May 16, 2013 | POSTED BY | Clinical Pearls
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Most of the new direct ophthalmoscopes and BIOs come equipped with a switch that makes the light green, or “red-free.” These filters are handy due to the fact that red-free light is absorbed by the RPE, creating increased contrast during your exam (see pic on right).

Here are a few times when the red-free filter can help you during your exam:

Increased vessel detail:  red-free light gives a better contrast between retinal vessels and the underlying background. The retinal vessels, and other blood on the retina, will look black, so that subtle changes (e.g., small hemes, ill-defined exudates, etc.) will stand out more.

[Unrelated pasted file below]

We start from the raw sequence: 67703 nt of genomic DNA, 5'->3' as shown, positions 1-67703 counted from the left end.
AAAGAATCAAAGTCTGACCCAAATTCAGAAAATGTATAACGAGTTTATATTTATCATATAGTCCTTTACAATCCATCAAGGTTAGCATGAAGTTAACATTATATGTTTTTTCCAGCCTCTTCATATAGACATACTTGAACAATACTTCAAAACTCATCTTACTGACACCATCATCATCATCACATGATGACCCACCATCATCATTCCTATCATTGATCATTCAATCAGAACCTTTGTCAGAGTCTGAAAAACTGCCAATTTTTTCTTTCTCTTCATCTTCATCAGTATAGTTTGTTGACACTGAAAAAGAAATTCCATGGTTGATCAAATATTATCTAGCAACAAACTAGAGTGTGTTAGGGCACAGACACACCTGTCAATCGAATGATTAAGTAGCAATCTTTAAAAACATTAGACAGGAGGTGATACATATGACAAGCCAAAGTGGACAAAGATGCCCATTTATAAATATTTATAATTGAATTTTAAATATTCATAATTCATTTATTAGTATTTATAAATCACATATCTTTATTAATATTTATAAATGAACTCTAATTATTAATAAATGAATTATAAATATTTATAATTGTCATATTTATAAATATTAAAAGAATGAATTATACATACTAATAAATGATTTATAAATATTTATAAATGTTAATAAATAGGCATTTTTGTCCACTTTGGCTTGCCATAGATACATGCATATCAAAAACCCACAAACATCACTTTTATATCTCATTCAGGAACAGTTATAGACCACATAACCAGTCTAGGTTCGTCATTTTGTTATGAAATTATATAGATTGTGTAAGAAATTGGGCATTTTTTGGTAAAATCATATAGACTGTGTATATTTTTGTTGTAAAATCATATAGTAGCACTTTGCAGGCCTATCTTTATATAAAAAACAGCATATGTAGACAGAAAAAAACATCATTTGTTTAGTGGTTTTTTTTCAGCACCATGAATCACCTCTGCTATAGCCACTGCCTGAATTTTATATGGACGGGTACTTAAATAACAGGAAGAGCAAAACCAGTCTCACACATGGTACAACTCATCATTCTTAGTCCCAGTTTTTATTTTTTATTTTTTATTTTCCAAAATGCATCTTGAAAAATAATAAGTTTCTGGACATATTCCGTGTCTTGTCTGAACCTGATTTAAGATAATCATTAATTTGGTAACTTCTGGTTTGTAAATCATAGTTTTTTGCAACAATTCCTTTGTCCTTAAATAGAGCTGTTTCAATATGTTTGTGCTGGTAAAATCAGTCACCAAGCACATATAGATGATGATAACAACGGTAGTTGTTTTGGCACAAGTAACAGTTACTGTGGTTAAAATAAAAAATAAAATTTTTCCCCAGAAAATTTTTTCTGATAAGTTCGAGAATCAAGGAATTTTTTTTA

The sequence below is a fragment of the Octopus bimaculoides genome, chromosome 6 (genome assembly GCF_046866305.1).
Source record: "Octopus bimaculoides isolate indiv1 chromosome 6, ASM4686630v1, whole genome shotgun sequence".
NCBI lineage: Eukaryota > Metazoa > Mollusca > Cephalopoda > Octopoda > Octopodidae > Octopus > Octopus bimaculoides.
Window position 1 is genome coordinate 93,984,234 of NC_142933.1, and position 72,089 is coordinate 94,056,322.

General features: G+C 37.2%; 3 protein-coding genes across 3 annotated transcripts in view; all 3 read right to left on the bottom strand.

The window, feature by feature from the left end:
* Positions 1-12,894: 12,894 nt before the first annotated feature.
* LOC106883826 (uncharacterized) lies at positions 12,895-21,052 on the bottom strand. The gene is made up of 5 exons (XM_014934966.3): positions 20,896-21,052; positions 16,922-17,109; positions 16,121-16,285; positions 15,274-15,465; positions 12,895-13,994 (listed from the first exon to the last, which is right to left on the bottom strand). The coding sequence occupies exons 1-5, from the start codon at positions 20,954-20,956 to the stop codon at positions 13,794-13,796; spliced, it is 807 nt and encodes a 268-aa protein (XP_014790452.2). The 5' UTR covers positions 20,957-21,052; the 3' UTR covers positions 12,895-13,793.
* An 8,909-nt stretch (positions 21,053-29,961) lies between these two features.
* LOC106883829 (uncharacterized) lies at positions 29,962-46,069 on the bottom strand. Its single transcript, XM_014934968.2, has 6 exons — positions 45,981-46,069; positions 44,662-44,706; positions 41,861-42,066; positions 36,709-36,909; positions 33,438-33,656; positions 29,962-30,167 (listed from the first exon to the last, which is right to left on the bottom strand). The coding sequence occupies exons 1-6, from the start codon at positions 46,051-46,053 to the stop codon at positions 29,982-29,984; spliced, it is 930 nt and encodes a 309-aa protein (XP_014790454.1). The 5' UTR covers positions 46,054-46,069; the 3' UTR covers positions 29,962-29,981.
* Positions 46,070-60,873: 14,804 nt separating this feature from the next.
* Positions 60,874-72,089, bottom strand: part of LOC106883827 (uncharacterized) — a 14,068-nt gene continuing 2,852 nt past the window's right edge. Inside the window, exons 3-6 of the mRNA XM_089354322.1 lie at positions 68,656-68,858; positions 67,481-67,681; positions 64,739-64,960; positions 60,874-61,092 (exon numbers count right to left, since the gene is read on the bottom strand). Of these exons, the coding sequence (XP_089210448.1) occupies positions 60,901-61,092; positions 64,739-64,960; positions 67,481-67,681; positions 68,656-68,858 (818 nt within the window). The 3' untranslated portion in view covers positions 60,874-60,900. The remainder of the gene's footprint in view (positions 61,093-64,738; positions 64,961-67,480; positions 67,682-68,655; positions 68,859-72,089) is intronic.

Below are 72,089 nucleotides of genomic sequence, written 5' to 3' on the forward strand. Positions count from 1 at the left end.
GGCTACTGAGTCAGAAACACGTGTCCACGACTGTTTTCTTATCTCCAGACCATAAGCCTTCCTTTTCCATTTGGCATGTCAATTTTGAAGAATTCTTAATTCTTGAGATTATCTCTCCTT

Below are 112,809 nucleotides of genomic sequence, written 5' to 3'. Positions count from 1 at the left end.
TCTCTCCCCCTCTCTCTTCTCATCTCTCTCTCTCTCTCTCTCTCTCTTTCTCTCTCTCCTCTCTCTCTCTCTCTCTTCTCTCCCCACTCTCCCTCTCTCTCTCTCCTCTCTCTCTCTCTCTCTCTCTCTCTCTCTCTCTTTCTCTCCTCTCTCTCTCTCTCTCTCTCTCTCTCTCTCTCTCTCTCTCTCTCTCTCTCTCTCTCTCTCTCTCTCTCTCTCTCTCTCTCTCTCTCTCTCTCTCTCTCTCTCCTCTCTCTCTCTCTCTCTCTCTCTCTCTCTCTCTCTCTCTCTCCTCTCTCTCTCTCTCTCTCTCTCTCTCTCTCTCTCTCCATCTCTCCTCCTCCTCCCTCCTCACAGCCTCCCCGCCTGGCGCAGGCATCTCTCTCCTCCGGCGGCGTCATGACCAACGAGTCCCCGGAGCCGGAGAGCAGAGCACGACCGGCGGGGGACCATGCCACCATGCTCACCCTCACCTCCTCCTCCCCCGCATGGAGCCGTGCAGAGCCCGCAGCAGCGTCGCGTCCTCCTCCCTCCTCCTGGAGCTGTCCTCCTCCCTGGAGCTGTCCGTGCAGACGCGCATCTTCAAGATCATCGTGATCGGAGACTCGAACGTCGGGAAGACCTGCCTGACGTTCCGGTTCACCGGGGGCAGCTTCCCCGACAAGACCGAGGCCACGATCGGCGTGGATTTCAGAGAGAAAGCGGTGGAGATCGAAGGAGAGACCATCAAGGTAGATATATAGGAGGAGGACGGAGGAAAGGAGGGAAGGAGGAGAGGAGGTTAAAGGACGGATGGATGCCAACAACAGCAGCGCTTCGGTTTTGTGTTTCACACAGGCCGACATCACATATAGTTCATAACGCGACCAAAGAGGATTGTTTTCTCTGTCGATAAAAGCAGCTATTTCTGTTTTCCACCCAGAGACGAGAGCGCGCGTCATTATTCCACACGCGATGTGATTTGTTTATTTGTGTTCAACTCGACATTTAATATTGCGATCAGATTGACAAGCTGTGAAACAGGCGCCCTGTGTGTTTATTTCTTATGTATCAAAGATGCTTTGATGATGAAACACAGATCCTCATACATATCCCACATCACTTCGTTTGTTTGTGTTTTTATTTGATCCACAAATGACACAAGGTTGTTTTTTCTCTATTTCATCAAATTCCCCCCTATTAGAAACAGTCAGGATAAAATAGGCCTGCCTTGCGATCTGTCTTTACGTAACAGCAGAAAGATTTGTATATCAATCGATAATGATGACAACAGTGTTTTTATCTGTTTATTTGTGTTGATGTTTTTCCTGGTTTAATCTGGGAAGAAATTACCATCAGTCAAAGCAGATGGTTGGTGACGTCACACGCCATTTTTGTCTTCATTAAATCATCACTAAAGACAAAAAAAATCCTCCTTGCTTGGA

Assessing depth of pigmented lesions: retinal lesions will look black and choroidal lesions will either disappear or become dimmer/gray.

Detecting early losses of the NFL: handy for suspected glaucoma or optic nerve disease because the red-free light bounces off the NFL, making it easier to see; loss of the usual “stripey” look to the NFL with the red-free filter could indicate nerve fiber loss.

Good for light sensitive patients: decreases the intensity of the light while still enhancing retinal details.

 

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